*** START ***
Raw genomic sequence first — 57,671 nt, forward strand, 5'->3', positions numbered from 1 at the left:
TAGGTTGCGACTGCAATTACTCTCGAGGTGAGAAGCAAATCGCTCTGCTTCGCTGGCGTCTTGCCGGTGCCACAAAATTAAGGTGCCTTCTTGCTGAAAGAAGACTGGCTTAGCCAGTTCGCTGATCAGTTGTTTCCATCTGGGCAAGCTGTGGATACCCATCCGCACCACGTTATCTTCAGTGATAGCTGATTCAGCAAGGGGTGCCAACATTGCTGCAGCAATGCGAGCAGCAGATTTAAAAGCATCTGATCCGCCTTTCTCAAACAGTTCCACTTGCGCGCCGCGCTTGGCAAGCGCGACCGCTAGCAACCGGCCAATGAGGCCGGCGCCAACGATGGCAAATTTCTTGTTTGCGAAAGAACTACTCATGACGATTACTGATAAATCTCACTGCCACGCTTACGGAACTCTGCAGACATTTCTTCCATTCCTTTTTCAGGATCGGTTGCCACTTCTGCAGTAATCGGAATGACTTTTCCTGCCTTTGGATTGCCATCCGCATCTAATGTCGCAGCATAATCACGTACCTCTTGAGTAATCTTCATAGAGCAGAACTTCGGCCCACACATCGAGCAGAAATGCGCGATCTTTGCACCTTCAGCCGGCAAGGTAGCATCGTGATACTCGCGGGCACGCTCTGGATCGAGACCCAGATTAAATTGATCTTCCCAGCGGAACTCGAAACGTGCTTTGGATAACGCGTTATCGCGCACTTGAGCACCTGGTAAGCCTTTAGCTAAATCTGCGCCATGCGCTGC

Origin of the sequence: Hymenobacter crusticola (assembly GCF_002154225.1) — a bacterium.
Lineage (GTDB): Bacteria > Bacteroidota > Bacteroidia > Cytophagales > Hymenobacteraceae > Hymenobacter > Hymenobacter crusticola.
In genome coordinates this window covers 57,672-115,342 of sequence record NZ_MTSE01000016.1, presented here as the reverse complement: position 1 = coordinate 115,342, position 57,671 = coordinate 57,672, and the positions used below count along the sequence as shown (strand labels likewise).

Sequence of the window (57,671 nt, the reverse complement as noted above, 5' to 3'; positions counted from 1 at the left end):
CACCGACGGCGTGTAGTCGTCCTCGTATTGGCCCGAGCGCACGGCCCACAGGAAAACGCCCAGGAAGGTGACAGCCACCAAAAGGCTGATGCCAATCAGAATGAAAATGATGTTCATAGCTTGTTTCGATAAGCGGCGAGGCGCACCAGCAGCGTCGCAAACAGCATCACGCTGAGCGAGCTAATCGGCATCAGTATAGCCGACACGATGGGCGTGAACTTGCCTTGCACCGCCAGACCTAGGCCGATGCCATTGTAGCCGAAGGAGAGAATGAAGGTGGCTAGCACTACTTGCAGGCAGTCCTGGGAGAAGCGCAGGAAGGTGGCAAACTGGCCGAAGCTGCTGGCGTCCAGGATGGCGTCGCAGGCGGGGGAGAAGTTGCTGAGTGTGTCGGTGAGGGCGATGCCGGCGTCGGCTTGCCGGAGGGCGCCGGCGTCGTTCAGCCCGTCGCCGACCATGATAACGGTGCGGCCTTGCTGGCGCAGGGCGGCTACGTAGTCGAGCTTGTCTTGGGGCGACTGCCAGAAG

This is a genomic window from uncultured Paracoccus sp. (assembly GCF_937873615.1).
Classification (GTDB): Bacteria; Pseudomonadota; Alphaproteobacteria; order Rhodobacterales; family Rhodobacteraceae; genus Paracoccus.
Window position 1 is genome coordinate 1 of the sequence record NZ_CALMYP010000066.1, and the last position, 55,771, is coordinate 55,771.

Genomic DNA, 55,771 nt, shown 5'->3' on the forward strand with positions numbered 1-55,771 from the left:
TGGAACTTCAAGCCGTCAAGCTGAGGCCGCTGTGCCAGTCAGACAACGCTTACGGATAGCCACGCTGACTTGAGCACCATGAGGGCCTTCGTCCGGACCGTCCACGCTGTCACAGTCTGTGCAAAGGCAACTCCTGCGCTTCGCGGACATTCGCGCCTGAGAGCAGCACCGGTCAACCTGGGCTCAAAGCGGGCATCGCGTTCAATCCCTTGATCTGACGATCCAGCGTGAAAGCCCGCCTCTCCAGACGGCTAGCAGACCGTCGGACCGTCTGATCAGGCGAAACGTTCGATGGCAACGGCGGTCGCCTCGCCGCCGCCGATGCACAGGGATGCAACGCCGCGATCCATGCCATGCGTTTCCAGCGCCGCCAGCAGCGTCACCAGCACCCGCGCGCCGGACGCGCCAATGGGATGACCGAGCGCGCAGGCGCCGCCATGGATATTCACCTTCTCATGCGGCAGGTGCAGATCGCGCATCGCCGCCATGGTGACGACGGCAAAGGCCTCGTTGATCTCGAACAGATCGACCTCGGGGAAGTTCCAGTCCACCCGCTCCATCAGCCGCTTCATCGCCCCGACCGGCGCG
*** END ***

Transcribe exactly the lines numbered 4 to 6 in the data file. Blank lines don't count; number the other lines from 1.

Lineage (GTDB): Bacteria > Bacteroidota > Bacteroidia > Cytophagales > Hymenobacteraceae > Hymenobacter > Hymenobacter crusticola.
In genome coordinates this window covers 57,672-115,342 of sequence record NZ_MTSE01000016.1, presented here as the reverse complement: position 1 = coordinate 115,342, position 57,671 = coordinate 57,672, and the positions used below count along the sequence as shown (strand labels likewise).

Sequence of the window (57,671 nt, the reverse complement as noted above, 5' to 3'; positions counted from 1 at the left end):